Predicting Secondary School Drop-Out Rates for Students with a Primary Diagnosis of a Specific Learning Disability

Emily Bruce, Tennessee State University

Abstract

The purpose of this study was to predict secondary school drop-out for students with a primary diagnosis of a Specific Learning Disability (SLD). Specifically, this study investigated the direct effects of socioeconomic status (SES), gender, achievement, adaptive measures, and SLD in a hierarchical logistic regression. Data from the National Longitudinal Transitional Study II (NLTS2) was used in the analysis (N = 2,370). The results from the final logistic regression model indicated direct effects for predicted drop-out from SES, SLD, self-care, social skills, and classroom behavior. However, an interaction between SLD and social skills predicted that students with SLD and better social skills had a 14% decreased likelihood of secondary school drop-out (B = -.15; Exp(B) = .86; p < .01). The outcomes of this study may be helpful in identifying areas for interventions to decrease drop-out.^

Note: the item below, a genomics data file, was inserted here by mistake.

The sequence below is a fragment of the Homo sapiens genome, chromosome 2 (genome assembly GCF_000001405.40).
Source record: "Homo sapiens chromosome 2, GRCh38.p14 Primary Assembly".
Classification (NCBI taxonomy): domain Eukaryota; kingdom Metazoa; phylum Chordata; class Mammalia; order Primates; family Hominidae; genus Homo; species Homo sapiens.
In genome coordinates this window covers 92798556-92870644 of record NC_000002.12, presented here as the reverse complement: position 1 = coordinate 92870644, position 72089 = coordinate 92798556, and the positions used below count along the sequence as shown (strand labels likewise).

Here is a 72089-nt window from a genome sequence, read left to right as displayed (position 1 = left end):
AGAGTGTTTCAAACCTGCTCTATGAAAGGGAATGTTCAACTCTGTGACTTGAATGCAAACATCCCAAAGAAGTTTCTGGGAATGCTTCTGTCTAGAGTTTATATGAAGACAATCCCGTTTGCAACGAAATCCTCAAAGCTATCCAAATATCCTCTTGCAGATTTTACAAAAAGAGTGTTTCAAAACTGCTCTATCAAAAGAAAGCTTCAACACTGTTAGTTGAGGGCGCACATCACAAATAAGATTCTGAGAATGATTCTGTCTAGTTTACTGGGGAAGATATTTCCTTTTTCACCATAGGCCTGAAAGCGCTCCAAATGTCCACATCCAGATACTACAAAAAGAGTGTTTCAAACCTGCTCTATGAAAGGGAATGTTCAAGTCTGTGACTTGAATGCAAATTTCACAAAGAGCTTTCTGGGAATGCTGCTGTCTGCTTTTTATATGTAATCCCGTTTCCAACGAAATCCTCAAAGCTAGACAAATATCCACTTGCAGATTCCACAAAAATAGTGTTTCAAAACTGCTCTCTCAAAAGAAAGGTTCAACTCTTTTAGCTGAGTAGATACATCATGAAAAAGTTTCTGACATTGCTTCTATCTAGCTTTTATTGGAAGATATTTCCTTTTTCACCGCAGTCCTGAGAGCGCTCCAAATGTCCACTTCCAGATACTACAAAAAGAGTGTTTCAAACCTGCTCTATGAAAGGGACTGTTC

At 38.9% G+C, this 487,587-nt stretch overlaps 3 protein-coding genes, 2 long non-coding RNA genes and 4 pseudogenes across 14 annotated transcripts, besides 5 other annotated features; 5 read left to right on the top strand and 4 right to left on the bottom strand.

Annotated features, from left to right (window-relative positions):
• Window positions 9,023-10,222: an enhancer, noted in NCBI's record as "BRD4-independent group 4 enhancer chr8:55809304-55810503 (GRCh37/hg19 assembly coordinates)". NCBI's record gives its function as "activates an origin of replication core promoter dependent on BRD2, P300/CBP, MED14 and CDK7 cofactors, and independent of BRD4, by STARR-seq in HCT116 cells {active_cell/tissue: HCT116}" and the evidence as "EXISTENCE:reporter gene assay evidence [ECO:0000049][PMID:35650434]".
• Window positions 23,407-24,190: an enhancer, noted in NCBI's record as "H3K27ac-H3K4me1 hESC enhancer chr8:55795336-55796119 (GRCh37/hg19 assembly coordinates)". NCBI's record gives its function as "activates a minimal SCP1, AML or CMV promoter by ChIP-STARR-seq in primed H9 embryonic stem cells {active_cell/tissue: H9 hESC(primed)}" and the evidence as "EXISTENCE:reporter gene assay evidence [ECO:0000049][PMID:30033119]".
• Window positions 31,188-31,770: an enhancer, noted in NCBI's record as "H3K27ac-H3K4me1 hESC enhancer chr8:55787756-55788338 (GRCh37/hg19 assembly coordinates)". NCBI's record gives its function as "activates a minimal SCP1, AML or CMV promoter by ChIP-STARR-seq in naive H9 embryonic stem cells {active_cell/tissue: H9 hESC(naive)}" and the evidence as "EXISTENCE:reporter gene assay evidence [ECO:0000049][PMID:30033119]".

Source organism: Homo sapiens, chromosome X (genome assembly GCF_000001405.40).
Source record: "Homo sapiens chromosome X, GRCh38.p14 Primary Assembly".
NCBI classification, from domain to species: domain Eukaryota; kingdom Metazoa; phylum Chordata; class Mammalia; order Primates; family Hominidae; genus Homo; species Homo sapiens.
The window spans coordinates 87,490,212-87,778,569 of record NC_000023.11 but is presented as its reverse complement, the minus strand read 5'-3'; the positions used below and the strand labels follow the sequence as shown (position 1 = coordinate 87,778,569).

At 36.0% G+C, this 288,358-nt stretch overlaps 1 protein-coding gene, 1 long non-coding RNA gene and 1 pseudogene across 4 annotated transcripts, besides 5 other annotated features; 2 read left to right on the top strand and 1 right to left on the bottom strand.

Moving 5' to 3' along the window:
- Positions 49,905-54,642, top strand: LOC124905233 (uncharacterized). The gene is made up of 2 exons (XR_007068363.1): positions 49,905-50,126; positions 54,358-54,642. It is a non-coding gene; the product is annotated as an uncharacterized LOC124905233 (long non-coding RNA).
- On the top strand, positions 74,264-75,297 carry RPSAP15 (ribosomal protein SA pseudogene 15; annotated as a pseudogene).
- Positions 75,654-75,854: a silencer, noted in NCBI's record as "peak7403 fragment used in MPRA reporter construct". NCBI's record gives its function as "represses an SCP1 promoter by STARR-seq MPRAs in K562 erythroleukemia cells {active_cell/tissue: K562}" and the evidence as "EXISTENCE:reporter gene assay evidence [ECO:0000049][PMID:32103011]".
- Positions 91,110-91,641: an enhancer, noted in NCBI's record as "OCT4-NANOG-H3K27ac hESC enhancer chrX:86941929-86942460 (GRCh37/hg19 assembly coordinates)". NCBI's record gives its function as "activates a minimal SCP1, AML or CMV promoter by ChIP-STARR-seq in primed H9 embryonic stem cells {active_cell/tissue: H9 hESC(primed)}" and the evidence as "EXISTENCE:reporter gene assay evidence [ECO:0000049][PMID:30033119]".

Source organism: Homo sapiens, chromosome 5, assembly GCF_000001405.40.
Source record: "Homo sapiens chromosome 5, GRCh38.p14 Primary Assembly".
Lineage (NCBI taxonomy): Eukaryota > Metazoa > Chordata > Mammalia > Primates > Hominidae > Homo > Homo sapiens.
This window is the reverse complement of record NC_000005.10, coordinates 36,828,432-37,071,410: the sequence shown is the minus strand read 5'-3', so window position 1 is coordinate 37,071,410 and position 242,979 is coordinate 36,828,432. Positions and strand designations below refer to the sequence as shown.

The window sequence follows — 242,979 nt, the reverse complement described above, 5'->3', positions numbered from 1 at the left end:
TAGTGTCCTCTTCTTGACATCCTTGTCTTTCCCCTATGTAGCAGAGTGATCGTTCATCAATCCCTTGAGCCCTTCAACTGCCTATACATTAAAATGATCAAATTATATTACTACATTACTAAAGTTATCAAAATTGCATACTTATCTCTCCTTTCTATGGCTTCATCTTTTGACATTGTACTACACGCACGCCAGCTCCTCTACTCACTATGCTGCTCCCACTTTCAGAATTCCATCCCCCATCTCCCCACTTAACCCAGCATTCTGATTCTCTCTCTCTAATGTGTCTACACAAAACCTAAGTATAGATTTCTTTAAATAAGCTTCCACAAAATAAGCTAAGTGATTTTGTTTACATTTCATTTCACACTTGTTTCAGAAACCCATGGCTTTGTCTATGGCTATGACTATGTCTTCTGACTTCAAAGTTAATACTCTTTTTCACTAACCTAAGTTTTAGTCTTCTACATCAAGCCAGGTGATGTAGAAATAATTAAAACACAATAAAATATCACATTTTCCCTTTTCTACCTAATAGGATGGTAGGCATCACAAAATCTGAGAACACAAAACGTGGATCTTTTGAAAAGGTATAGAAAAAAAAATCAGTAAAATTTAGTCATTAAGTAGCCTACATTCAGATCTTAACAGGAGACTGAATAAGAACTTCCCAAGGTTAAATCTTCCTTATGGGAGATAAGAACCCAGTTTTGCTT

Subject Area

Educational psychology|Psychology

Recommended Citation

Emily Bruce, "Predicting Secondary School Drop-Out Rates for Students with a Primary Diagnosis of a Specific Learning Disability" (2016). ETD Collection for Tennessee State University. Paper AAI10119069.
http://digitalscholarship.tnstate.edu/dissertations/AAI10119069

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